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4 Charts That Explain $95.7 Billion Trump IT Budget

President Donald Trump’s fiscal year 2018 budget proposes to spend $95.7 billion to update Federal information technology, a 1.7 percent increase from fiscal year 2017, according to the administration.

The funding request asks for investments for four functions: mission delivery; administrative services and support systems; IT infrastructure and security; and IT management; and grants.

The administration document requests agencies to “identify and budget for the modernization of specific high-risk legacy IT systems, with a particular focus on transitioning these systems to cloud and shared services.”

There is significant variation in spending according to agency.

The Department of Health and Human Services spends the largest quantity of money on IT of all the civilian agencies; with the bottom sixteen agencies spending only 10.7 percent, according to documents released by the administration.

Trump’s request breaks down IT spending into categories, including modernizing government technology, creating modern citizen-facing services, modernizing and streamlining the acquisition and administrative processes used by government, continuous diagnostics and mitigation, improving data analytics and IT portfolio management, and cybersecurity.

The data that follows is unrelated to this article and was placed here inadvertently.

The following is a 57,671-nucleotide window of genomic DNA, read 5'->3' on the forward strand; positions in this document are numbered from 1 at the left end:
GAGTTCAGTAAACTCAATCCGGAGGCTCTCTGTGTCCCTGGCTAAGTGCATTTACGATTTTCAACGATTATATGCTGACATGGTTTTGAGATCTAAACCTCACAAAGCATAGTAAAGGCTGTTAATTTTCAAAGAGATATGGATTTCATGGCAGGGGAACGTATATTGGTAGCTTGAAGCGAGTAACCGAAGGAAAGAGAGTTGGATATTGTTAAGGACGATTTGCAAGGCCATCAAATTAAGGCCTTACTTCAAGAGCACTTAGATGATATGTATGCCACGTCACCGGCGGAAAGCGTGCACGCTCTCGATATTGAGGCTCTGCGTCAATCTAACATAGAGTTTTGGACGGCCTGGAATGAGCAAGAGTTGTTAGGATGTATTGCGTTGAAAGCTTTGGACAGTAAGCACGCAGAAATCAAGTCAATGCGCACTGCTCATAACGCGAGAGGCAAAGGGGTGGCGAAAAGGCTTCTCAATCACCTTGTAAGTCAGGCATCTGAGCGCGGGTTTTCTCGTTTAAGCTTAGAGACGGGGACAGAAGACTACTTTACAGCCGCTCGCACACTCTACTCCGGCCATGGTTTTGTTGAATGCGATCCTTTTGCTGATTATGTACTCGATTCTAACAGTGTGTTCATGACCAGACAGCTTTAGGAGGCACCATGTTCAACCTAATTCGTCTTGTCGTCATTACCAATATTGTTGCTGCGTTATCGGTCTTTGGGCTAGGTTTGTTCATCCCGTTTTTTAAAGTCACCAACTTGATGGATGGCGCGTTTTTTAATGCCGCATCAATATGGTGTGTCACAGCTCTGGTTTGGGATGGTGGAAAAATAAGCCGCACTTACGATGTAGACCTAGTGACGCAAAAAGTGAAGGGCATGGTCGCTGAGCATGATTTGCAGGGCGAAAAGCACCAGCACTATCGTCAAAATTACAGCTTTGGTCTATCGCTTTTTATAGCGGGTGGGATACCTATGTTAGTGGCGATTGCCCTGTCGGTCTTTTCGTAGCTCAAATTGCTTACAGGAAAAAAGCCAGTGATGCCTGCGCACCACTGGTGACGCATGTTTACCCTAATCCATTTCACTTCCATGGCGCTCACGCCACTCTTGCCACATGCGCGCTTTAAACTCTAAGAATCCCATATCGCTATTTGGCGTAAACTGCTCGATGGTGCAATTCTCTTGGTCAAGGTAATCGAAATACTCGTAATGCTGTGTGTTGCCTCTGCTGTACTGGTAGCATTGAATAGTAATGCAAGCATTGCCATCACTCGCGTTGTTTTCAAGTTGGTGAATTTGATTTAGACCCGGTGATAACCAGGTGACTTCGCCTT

Federal IT spending is classified in one of two ways: either for Operations and Maintenance (O&M) or Development, Modernization and Enhancement (DME.)

A significant portion of Federal IT dollars are spent maintaining legacy systems. Of the $48.5 billion shown on the IT Dashboard, 78.5 percent of that is spent on either operations or maintenance (O&M.) This spending goes towards existing investments.

Additionally, the administration requests $228 million for a tech modernization fund that would improve the management and oversight of Federal IT modernization projects and be dedicated to transitioning Federal agencies from IT infrastructure, systems, and services that are not cost-effective or secure to more efficient and secure technologies. The fund would be overseen by the General Services Administration (GSA.)

The administration touted this central fund as “self-sustaining” and said that it would “provide strong incentives for agencies to develop comprehensive, high quality modernization plans” because of its competitive nature in allocation to “priority agency projects.”

The fund delivers money as projects reach benchmarks and is replenished by payments from agencies. The agencies pay for this by borrowing and “fee-for service receipts from the development and operation of shared IT platforms.”

“The fund is to be administered by GSA in accordance with an inter-agency project review board chaired by the Federal Chief Information Officer and comprised of experts in IT acquisition, cybersecurity, and agile development,” the budget proposal says. “The board will review agency modernization proposals and select projects for funding to ensure prioritization of projects with the greatest government-wide impact and probability of success.”

 

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